The Cost of Being Caffeinated

Coffee prices rise at Central Oregon establishments


Macy Barham, Staff Writer

As prices on everything from gas to groceries soar nationwide, Summit students are finding themselves paying a premium for one of their staples: coffee. Walk into any classroom and you’ll find multiple disposable cups from Dutch Bros, Starbucks or one of Bend’s many local coffee shops perched upon desks. 

But in recent weeks, a rise in cost has affected many of students’ favorite caffeinated beverages.

On May 11, news broke that all items at PNW landmark Dutch Bros became 75 cents more expensive (except for the infamous Blue Rebel energy drinks). Nationwide, Starbucks is allegedly planning a price hike for the third time this year, according to CBS News.

“I don’t think it should cost $5 just to get a coffee during the school day,” said sophomore Pippa Souza.

While these changes certainly hurt wallets, more severe differences can be seen at local establishments. Thump Coffee is a popular option among students due to their convenient location to campus and varied food options. Recently, customers are being charged a dollar more for every item than stated on the menu, with other changes occurring at random.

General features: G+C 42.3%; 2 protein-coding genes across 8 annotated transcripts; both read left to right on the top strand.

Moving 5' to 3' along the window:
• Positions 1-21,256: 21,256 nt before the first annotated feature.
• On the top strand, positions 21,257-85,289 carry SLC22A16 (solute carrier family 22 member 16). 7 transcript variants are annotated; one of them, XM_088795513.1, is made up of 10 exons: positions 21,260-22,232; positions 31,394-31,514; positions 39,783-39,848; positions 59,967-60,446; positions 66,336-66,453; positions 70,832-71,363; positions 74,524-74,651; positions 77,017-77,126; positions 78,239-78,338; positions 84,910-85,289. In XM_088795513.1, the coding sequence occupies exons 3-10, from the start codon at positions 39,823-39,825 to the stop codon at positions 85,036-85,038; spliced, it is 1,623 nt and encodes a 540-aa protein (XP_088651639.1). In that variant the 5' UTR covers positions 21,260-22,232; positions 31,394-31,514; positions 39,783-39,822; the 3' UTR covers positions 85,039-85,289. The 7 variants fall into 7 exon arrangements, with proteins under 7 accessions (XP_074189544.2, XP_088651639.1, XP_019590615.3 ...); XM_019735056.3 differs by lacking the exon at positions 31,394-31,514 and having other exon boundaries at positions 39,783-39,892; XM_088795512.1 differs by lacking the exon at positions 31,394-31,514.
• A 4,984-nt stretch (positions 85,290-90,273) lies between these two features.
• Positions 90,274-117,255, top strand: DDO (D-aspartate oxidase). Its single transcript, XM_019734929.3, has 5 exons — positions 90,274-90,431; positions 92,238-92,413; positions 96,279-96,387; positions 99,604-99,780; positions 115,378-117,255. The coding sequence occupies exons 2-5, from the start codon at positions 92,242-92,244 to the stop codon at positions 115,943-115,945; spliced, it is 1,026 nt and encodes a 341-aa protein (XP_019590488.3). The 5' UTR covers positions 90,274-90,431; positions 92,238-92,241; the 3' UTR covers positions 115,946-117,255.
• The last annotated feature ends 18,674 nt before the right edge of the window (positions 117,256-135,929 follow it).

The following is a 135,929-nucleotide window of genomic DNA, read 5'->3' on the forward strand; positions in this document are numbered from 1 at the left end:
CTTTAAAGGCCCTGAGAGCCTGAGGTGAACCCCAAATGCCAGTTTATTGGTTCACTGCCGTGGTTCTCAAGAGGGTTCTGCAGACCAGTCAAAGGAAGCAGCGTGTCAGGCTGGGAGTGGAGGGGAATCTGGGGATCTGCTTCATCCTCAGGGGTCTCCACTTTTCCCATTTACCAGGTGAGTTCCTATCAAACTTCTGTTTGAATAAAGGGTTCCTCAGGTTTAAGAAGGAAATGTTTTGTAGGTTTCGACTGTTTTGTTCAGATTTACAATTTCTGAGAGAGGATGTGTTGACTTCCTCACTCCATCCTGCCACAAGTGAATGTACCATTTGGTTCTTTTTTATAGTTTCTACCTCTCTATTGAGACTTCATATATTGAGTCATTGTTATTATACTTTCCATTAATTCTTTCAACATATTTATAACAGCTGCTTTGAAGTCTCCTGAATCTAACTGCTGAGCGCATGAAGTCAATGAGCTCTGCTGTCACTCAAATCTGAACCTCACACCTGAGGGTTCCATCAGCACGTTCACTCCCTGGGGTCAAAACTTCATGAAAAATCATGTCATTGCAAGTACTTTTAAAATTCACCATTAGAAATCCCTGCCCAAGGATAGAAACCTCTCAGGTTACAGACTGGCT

“When I used to go to Thump at the beginning of the year, my bagel and my coffee used to be around $4. Now it’s $7.” said junior Miranda Peters.

Local coffee shop Strictly Organic also raised the prices of all drinks by 25 cents a few months ago after being forced to pay more for the necessary supplies.

“I have a feeling it has to do with materials , like the price of our alternative milks and getting our beans shipped from other countries,” said an employee at the Bond Street location.

These noticeable changes are most likely a result of high levels of inflation in recent months. And while paying for coffee falls low on most people’s priority lists, high schoolers feel it more than others. Realistically, Summit’s caffeinated culture will persist through these changes. But, they may urge some students to consider their finances more before shelling out $5 at the drive thru window.